“I knew what sort of terrible education I had – I went off the rails, that’s my fault – but I could see why you needed a good quality education that supported people. That’s why years later, when I finished at the London School of Economics (LSE), I sent my CV to the Department for Education.”

Bayliss had enrolled at the LSE when she was 36 and mum to two young boys. She had wanted to attend university since dealing with lawyers as a police officer. “They made it sound great, and I thought I wanted to do that, but I blew it at school.”

Writing essays around hotel and childcare duties, supported by her husband who took the children out every Sunday to give her quiet time, she graduated at 40. Obsessed with wanting to make the best of the experience she sought out the greatest social policy minds at the university – Julian Le Grand, Howard Glennerster – using them as mentors. The latter, in particular, supported her and attended her graduation.

From the LSE she later moved to the civil service and was catapulted into a world of minsters and heavyweight education thinkers.

“I loved it, but they didn’t know how to cope with someone like me, not afraid to ask questions, not afraid to have my say.” She struggled with the way many people tiptoed around ministers, which led to a culture of cautious dialogues. “It took me a long time to realise that when people said ‘Christine, we need to look again at this document’ what they really meant was ‘Christine, this document is bollocks’.”

Christine appears in book celebrating women police officers
Christine appears in book celebrating women police officers

Her upfront nature is also reflected in her clothes: today she wears a bright pink dress, a leopard print scarf and drives me around in a Mini Cooper with go-faster stripes. In almost every photo she looks similar: bold, smiling, centre stage.

And yet, there is a vulnerability. Her failure at school clearly plagues her. It is a result, she now believes, of undiagnosed dyslexia, which she has developed strategies to work around.

Her narrative of how she became successful is one of people “saving” her: the person who encouraged her into the police, her LSE tutors, her department role models. A different reading is that she just worked really, really hard.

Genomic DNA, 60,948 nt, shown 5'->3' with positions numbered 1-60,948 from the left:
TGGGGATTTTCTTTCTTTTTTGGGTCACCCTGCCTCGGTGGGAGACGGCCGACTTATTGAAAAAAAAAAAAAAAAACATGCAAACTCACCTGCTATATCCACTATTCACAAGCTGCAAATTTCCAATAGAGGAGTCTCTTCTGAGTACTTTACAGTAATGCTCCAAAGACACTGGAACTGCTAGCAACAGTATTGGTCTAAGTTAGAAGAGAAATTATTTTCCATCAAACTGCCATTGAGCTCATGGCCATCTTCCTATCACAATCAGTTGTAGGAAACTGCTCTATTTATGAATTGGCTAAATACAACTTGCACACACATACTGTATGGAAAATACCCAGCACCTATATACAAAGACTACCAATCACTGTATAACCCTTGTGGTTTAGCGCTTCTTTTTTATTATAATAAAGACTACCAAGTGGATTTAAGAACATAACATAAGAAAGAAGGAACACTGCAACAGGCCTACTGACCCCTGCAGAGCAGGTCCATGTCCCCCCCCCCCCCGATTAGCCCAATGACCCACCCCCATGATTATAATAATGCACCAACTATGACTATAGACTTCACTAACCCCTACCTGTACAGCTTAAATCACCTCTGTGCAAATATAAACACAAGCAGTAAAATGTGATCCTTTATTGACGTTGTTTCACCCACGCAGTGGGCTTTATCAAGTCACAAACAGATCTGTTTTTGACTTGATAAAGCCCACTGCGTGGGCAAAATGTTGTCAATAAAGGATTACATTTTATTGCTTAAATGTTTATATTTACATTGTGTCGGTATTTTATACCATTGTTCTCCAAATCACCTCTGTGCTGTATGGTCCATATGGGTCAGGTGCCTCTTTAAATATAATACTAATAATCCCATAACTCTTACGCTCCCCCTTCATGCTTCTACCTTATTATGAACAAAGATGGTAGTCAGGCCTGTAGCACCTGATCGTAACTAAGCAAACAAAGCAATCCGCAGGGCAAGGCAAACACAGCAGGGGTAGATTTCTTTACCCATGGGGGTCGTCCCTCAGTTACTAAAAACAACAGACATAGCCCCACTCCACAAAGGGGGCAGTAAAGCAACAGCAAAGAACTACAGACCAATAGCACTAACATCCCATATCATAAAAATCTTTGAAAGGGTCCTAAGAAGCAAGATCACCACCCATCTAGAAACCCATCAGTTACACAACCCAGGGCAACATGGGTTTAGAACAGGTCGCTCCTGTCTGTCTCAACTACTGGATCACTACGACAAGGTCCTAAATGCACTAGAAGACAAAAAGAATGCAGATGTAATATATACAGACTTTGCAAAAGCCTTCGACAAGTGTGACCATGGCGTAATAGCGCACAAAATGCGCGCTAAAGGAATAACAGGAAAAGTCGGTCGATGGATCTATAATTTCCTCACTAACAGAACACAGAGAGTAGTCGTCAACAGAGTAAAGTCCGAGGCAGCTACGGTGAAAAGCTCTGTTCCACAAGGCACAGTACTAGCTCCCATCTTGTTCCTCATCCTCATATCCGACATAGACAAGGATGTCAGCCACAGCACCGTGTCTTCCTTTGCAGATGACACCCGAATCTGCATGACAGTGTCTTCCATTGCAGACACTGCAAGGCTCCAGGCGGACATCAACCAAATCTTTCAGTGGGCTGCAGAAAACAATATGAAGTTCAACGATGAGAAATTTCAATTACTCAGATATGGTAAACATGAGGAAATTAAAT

“Chris Wormald [the head of the DfE] would always say to me ‘stop telling people you’re not clever’, but I just don’t think of myself like that.

“I would say my strength is dealing with difficult people and getting things done.”

Which is perhaps one reason why Bayliss was put on the free schools teams. Although the policy was, and still is, contentious, it was fundamentally about helping people with a vision to open good schools that would serve young people. Her background meant she worked to ensure the schools worked: building fences around them, rather than waiting for them to fall off a cliff. But also that she could deal with the sometimes over-inflated egos of school founders and pesky media. Like Schools Week.

She admits that the story caused some consternation, but as with many other things in her life, she just got on with it. “And when those pupils at Trinity leave in three years’ time and get their results, it’ll be the time to celebrate.”

If chutzpah is a contentious word for Bayliss, “courage” seems to get it right.


What is your favourite book?

Cider with Rosie by Laurie Lee. I read it at school for CSE English, and I love it. The picture he paints is of an England that is long gone, but you still see bits of it in Bexhill, which is still a bit in the 50s

A place you’d like to go on holiday

New Zealand is top of my bucket list. I want to see the Hobbit village!

A great party you once attended

It would have to be the Schools Week election night party. It was amazing, I was talking to Sam Freedman [former Gove political adviser] about how long it would take David Cameron to resign. The results were a shock.

If you could be any animal, what you would be?

Oh, a dog. An Airedale, because I like their coats. I like the relationships dogs have with humans: they’re loyal and they enjoy interacting.

If you were invisible for a day what would you do?

I think I’d like to sit in 10 Downing Street and be a fly on the wall.

The best way to change the world is…

Get involved. Do things. Not just be a talker but get things done.